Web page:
The flow rules in commercial finite element software are commonly non-associated flows since they can be used for a variety of purposes. In this case, an implicit return mapping algorithm (backward Euler method) is used for high precision calculations into the program [

The hyperbolic function is the only available option for the plastic potential function in ABAQUS when using a general exponent yield criterion. The 2^{nd} order exponential Drucker-Prager yield criteria (parabolic function) is recommended even though the order of exponential Drucker-Prager yield criteria can be arbitrary [

The numerical integration method is required in order to solve the elastoplastic differential equations. The common methods used in computational processes are the forward Euler method, the backward Euler method, and the midpoint method. While the forward Euler method is the simplest computational process, it has a limit on computational stability and high error responses. The backward Euler method is more complex than the forward Euler method but highly accurate for the increase of stress that affects the yield surface expansion. The method is also very stable in terms of computation [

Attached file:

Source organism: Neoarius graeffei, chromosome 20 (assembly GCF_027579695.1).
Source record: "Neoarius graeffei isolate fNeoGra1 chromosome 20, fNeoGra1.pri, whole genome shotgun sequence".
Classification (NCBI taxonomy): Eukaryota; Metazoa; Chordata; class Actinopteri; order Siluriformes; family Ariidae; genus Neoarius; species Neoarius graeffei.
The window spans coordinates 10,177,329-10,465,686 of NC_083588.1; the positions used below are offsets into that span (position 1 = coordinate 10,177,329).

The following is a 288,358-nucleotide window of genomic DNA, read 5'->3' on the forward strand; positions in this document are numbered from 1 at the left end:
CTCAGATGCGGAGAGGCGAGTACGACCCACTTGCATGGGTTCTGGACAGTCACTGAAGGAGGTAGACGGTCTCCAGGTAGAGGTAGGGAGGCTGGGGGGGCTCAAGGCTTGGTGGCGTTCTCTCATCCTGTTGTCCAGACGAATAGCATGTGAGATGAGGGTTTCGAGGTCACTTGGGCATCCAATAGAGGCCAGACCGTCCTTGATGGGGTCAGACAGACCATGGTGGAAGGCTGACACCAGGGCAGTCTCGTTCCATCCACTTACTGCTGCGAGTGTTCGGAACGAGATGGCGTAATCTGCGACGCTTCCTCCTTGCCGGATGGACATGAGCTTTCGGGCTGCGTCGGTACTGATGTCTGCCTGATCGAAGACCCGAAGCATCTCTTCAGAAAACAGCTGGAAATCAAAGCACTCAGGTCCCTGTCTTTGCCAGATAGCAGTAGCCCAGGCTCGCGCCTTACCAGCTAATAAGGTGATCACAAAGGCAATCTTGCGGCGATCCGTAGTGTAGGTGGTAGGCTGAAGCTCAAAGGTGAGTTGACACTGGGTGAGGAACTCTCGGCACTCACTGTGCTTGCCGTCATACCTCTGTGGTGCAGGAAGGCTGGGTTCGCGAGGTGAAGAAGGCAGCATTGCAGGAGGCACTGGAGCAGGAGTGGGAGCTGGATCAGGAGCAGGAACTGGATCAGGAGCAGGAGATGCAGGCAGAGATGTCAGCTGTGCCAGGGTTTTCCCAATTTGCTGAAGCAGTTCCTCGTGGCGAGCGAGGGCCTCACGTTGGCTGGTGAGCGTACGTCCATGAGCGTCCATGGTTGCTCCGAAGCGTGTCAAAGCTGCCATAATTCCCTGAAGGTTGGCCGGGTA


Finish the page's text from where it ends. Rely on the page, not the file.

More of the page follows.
With

The residual vector is then defined as follows:

According to the associated flow rule, the plastic strain increment can be defined as follows:

Then, applying the Newton-Raphson method in the residual vector (

Thus

Substituting

The exponential Drucker-Prager models are expressed as follows:

_{eff} is von Mises stress, _{t} is hardening constant,

The von Mises stress and hydrostatic pressure are defined as

The plastic shear stress equivalent plastic strain relationship in the hardening rule is defined as follows:

The Newton-Raphson method is then applied to yielding function in

Defining

By rearranging

The structural adhesive used in this study is an epoxy-based adhesive called SikaPower-497, manufactured by Sika. The mechanical properties of adhesive were identified from a modified-Arcan test using a universal testing machine (Instron 5567). The specimen deformation was followed by an image correlation system (ARAMIS, manufactured by GOM) as shown in